Anxiety, Depression Common in People With SLE and Lupus Nephritis

A new study finds anxiety and depression are more common in people with systemic lupus erythematosus (SLE) if they also have nephritis.

Several studies have shown that anxiety and depression are more common in people with systemic lupus erythematosus (SLE), but a new study suggests those mental disorders are even more common in people who have lupus nephritis (LN).

Co-authors Ying Hu, PhD, of the First Affiliated Hospital of Harbin (China) Medical University, and Ge Zhan, PhD, of the First Specialized Hospital of Harbin, said LN remains a major, life-threatening complication of SLE, with as many as 30% of people with LN eventually developing end-stage renal disease (ESRD). In addition, they said it is not uncommon for people with LN to experience anxiety, depression, and suicidality, all of which can affect treatment success and quality of life.

Previous studies have suggested that between one-third and one-half of people with SLE suffer from anxiety and/or depression. But Hu and Zhan said there is limited evidence to describe rates of those disorders among people with LN.

In their new study, published in the journal Immunity, Inflammation and Disease, the 2 investigators outlined the findings from the case-control study, in which they compared 3 cohorts of 50 patients: 1 cohort of people with SLE and LN, 1 cohort of people with SLE without LN, and 1 cohort of healthy controls. All participants were assessed using the Hospital Anxiety and Depression Scales for anxiety (HADS-A) and for depression (HADS-D). The investigators then compared rates to see whether LN increased the odds of anxiety or depression.

The answer, based on these participants, appeared to be “yes.” On the HADS-A, the median score among people with LN was 7.0, with an interquartile range of 6.0-10.0. On the HADS, scores of 7 and below are considered normal; scores of 8-10 represent borderline or mild cases. For people with non-LN SLE, the median score was 6.0. For the control group, the median score was 5.0. The rate of anxiety based on those scales was 38.0%, 28.0%, and 12.0% for people with SLE with LN, SLE without LN, and healthy controls, respectively.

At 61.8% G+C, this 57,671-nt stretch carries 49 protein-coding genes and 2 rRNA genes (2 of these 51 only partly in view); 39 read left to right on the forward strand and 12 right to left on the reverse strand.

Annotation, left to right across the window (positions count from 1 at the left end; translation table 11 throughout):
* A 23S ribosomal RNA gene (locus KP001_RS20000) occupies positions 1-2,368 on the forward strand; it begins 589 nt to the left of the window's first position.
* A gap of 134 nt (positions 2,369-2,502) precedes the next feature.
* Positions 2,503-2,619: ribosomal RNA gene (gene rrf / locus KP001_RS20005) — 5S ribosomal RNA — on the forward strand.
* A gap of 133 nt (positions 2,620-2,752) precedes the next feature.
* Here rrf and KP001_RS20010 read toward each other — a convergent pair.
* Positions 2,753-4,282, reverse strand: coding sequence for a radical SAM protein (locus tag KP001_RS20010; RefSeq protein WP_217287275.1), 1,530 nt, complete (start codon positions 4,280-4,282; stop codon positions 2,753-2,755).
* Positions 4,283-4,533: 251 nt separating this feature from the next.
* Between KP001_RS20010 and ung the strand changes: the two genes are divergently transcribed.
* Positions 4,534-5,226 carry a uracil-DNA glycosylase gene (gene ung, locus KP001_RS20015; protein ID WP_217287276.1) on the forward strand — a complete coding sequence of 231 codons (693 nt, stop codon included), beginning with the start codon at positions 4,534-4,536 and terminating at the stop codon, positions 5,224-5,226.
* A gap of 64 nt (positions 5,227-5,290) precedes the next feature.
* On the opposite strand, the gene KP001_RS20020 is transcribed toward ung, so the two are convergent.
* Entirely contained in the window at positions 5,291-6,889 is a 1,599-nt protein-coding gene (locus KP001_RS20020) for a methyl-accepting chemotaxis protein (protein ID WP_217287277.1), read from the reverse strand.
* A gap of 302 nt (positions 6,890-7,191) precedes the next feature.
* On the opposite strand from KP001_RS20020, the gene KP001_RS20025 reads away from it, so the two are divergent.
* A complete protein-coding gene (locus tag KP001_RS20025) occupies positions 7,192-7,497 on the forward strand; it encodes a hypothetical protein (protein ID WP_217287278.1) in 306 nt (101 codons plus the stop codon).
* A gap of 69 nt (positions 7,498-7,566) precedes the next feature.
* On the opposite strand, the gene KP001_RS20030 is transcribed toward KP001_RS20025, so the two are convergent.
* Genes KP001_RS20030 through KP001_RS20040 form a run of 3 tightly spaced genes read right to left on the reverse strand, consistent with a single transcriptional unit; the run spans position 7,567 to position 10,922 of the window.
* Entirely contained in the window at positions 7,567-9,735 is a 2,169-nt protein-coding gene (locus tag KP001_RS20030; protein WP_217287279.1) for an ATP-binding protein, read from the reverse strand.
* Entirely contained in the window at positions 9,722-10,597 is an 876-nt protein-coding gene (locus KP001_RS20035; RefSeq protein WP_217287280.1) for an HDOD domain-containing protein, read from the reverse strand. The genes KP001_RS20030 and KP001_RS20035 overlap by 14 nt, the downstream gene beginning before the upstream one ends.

Depression scores were even higher. The median HADS-D score for people with SLE and LN was 7.5, with an interquartile range of 6.0-11.0. The median score for people with SLE without LN was 6.0, and the median score for the control group was 4.0. The authors found a depression rate of 50% in the SLE-with-LN group, 30.0% in the non-LN SLE group, and 10.0% in the control group.

The investigators said possible reasons for the higher rates of anxiety and depression in people with LN could be that people with LN might be more likely to face events like pain, disability, discrimination, and social stress, or that LN brings with it the recruitment of pro-inflammaotry cytokines that could potentially raise the risk of anxiety and depression.

In the study, age, LN activity index scores, alopecia, 24-hour proteinuria, and C-reactive protein were all independently correlated with a higher risk of anxiety. Only 2 of those factors—age and LN activity index—were linked with a higher depression risk.

The authors said their study was limited in size, and it also did not attempt to investigate the underlying pathogenesis of anxiety and depression in these patients. Further studies will be needed in order to explore the pathogenesis of the conditions, Hu and Zhan said.

Still, they concluded that these data suggest that anxiety and depression are a significant concern for people with SLE, and particularly for those with both LN and SLE.

Reference

Hu Y, Zhan G. Anxiety and depression prevalence and their risk factors in lupus nephritis patients: a case-control study. ImmunInflamm Dis. 2022;10(9):e689. doi:10.1002/iid3.689